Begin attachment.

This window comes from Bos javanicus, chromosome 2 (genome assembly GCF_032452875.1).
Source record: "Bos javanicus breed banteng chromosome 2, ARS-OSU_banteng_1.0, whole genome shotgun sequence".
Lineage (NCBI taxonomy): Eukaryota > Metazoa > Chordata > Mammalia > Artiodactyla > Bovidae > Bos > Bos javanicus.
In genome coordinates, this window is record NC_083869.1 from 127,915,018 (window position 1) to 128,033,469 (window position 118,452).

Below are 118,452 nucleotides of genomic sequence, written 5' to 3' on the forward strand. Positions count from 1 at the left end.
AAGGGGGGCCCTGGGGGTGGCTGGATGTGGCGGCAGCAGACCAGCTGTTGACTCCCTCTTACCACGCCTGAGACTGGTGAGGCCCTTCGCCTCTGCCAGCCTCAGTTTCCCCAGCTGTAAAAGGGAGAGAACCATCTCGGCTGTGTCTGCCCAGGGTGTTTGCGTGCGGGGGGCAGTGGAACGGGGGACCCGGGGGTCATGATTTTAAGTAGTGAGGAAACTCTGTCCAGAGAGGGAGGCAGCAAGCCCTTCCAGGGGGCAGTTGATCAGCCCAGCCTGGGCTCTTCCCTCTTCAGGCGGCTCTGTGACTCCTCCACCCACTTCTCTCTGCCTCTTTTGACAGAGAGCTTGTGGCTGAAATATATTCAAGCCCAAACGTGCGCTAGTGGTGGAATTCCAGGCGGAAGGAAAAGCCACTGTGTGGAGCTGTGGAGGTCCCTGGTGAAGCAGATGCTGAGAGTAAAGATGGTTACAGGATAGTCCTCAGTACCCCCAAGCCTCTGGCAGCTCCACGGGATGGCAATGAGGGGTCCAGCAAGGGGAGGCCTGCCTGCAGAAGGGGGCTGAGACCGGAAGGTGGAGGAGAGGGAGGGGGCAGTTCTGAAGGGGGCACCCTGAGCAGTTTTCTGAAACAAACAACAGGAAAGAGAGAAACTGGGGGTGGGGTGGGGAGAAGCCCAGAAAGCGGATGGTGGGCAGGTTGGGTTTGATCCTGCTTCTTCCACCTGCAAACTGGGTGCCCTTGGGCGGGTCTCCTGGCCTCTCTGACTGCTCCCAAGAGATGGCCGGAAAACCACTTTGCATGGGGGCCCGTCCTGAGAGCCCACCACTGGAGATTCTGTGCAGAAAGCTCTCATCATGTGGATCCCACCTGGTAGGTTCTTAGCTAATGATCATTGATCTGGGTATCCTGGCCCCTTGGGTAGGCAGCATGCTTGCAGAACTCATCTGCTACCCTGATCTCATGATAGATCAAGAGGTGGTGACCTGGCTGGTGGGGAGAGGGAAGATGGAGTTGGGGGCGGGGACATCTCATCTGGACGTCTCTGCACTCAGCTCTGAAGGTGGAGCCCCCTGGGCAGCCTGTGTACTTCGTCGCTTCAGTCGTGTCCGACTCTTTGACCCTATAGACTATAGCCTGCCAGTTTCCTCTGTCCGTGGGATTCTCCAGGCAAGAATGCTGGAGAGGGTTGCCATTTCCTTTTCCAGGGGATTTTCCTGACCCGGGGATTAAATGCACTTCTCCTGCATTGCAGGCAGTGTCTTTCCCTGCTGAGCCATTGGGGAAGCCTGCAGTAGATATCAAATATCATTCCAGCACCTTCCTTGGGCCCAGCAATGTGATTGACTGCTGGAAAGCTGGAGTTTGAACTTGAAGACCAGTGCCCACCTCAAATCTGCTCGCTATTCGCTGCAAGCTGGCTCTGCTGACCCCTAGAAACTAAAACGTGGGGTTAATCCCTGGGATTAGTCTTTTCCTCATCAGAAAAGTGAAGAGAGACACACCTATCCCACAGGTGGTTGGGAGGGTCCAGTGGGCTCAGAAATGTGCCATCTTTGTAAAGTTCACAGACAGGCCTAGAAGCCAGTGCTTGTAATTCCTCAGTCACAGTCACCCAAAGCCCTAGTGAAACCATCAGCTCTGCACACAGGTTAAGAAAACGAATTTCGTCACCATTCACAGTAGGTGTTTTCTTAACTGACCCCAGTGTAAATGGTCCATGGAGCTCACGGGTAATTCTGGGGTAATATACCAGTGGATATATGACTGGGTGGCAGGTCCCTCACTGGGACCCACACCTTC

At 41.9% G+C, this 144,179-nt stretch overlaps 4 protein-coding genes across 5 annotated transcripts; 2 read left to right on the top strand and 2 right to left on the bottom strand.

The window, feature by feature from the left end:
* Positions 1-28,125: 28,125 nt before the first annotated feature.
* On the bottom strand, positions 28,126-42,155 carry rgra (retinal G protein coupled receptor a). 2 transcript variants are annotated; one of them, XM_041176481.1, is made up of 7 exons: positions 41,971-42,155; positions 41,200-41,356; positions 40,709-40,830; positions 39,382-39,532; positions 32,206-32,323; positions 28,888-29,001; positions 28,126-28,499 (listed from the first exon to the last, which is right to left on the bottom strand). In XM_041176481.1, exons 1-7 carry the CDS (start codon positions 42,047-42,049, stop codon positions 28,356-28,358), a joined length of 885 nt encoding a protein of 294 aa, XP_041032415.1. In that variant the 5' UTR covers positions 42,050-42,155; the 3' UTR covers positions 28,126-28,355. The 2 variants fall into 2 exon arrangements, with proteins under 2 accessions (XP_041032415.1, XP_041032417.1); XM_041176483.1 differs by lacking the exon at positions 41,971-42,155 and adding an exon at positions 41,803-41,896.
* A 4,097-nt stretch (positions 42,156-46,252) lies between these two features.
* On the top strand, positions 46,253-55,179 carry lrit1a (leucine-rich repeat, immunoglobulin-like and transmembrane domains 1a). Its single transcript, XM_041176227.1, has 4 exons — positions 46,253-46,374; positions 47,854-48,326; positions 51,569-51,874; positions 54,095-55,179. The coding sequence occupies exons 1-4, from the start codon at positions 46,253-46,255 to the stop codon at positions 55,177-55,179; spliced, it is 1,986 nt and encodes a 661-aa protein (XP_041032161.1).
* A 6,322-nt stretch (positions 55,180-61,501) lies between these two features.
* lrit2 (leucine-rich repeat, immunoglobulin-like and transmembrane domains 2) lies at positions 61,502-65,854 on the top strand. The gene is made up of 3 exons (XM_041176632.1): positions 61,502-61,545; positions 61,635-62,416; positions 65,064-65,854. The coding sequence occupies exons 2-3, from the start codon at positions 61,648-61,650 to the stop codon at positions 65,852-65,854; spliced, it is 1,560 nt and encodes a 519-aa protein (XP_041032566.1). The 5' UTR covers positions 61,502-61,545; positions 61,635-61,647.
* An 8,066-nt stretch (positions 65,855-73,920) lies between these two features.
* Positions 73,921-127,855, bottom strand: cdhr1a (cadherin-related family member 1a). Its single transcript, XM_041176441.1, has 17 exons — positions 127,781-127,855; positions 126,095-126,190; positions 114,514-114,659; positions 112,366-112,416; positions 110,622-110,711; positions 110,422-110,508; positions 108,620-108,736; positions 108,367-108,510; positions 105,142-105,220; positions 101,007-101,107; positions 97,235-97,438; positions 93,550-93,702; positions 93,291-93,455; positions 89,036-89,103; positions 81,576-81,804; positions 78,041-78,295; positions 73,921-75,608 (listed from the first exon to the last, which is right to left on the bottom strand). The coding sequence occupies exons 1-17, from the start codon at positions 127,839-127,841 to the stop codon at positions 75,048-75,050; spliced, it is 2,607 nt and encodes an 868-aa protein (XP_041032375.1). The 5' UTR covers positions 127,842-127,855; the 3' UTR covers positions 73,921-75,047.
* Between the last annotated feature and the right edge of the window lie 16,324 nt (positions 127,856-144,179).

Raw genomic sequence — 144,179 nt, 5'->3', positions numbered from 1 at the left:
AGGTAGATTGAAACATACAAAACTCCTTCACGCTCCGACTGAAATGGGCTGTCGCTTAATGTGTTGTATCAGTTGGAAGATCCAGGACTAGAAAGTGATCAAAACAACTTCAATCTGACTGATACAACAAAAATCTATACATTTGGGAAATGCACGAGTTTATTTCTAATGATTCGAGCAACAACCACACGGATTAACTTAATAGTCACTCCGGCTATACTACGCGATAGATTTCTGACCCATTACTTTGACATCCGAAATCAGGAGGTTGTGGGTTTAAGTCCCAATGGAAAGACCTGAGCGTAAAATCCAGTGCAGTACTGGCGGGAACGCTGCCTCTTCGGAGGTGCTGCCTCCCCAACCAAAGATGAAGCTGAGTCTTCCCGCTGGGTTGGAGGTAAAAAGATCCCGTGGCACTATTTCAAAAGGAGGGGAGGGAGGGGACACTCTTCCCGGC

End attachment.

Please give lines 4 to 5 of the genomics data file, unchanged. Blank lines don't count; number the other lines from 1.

In genome coordinates, this window is record NC_083869.1 from 127,915,018 (window position 1) to 128,033,469 (window position 118,452).

Below are 118,452 nucleotides of genomic sequence, written 5' to 3' on the forward strand. Positions count from 1 at the left end.